A series where I post some thoughts about favorite cards. Previous cards in the series are available here.
I first noticed this card a few months ago on Bo's blog, Baseball Cards Come to Life!
In that blog post, Bo (a.k.a. he of the eagle eye) directed our attention to the scoreboard in the background, where in small letters it reads as follows:
A ONE-WORD MESSAGE TO BASEBALL'S LEAGUE-LEADING FANS: "THANKS"
It was an important message. Over the first few years of the franchise's existence, those fans endured some pretty rough win-loss records. (40-120, 51-111, 53-109, 50-112, 66-95, and 61-101)
However, in 1968, the year this card was printed, things looked slightly better. The Mets ended up with 73 wins, the most they'd ever posted. And although it meant another finish toward the bottom of the standings (they edged out Houston by one win to avoid last place in the N.L.), the fans continued to stick around. Good thing, because the very next season their team would go on that miracle run and become World Series champs. Who could have guessed?
But forget about all that for a moment, and have a closer look at the card again—specifically the three guys in the front row.
I like how they're sitting cross-legged on the grass with their hands clasped in front of them and their mitts on the ground. Place a homemade sign between them featuring the team name and a local sponsor, and it would be a scene right out of my 1980s Little League days. (The first sponsor I remember having was "Madeo's Plumbing". The company name was silk-screened proudly across the foam-paneled fronts of our mesh baseball caps.)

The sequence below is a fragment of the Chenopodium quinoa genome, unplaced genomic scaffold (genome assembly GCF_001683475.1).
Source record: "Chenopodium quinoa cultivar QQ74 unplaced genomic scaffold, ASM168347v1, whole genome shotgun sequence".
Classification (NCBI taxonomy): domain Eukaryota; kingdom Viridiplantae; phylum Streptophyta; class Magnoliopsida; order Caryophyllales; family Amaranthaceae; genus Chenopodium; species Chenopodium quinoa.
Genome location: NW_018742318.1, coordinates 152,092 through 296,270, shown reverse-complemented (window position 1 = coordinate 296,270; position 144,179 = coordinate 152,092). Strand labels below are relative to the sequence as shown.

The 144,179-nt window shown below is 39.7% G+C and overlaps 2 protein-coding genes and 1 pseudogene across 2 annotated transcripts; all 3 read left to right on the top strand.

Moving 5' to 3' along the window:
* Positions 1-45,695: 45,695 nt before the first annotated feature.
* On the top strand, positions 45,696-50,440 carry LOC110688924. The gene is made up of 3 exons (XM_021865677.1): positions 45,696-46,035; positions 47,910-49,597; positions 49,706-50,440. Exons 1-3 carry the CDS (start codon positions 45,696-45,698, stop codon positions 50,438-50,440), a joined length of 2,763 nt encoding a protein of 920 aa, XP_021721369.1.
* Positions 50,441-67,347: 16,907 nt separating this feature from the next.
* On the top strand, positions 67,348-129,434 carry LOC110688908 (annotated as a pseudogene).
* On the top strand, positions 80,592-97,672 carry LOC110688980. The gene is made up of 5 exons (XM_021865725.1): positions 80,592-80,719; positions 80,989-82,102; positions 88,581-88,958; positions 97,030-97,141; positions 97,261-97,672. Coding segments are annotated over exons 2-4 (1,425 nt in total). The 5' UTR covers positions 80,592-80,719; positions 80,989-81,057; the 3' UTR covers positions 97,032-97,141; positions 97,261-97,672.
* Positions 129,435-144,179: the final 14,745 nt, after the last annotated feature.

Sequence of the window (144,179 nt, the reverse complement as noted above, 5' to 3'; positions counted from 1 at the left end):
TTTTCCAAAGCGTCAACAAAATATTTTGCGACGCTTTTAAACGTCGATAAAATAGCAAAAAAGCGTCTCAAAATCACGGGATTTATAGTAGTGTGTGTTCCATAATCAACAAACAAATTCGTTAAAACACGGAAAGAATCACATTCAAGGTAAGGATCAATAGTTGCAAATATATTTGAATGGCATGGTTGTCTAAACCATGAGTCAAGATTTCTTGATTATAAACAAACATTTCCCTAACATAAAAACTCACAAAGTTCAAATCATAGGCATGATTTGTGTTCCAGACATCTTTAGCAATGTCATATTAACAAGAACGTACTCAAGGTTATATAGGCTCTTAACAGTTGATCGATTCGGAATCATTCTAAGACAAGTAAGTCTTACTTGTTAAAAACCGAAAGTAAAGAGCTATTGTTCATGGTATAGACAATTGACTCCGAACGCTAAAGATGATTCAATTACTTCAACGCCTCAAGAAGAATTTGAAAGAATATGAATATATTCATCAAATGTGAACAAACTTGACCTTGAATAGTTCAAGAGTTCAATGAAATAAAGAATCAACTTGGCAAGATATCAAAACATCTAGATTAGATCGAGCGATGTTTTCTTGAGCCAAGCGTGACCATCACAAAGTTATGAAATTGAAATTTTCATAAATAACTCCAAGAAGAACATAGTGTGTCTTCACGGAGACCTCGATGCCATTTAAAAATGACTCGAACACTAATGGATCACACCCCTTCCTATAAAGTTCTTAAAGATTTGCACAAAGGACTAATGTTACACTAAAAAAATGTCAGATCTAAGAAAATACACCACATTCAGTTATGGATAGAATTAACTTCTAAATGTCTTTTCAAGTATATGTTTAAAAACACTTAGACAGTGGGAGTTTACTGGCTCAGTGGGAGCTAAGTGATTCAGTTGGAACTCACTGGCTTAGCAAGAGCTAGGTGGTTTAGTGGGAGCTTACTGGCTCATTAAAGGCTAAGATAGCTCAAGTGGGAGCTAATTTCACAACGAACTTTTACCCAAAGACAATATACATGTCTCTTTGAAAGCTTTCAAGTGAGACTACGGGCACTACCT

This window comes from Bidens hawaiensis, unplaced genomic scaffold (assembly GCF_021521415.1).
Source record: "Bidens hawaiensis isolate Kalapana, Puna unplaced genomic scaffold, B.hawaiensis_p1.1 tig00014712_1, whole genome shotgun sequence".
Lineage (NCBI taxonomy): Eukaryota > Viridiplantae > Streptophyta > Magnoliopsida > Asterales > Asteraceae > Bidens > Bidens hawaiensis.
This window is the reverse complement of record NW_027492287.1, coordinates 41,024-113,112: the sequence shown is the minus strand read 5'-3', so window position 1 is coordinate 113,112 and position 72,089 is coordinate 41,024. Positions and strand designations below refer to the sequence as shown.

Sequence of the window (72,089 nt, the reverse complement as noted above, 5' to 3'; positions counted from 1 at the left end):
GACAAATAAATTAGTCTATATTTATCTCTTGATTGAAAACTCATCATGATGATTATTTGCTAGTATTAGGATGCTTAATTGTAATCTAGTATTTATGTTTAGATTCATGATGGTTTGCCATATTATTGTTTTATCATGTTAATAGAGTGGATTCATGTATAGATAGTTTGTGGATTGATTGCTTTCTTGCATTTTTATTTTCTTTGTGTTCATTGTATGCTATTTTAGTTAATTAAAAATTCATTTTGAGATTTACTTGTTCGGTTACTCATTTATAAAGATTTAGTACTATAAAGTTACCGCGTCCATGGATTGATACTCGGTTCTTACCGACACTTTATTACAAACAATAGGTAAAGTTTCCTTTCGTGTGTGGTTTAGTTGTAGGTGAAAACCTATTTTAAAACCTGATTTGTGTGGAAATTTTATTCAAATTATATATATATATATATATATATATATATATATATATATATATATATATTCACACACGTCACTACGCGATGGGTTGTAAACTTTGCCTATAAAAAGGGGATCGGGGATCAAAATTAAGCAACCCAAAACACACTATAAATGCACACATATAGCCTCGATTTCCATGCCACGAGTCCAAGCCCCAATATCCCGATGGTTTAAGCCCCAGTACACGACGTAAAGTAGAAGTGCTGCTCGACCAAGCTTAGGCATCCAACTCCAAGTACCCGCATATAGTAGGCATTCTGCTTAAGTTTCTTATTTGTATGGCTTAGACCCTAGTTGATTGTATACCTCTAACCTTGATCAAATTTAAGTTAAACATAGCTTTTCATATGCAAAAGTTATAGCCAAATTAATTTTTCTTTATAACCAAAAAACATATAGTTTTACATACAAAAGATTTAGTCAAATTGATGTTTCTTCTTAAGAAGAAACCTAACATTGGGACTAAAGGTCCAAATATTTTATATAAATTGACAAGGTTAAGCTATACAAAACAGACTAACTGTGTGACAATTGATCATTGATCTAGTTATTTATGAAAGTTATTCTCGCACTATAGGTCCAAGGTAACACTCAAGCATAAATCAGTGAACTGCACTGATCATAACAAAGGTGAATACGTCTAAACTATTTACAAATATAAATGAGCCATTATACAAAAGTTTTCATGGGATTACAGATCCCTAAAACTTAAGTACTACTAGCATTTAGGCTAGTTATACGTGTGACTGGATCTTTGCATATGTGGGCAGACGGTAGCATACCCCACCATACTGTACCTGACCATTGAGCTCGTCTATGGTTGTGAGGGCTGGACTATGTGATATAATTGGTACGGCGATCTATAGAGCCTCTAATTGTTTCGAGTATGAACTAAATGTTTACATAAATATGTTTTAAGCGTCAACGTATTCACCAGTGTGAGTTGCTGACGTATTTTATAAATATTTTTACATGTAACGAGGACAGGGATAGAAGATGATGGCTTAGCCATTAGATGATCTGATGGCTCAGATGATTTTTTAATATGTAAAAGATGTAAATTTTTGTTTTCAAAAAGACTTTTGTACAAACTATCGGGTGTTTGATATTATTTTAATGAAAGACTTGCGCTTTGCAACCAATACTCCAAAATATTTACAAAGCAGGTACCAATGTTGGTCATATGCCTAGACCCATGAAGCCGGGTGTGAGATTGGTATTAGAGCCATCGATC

Really, all that's missing from the scene is someone's mom walking out of the dugout with fresh orange wedges or paper cups filled with fruit punch. Toss an ice cream truck in the parking lot, and everything would be right in the world again.
And I'd like to think that, despite hovering near the bottom of the standings yet again when this team photo was taken, at least some of the Mets on that card had similar good feelings. They were playing baseball for a living, after all.
For the care-free days of Little League, playing baseball with your friends, and loving it regardless of wins and losses, 1968 Topps #401 has a spot in my box of favorite cards.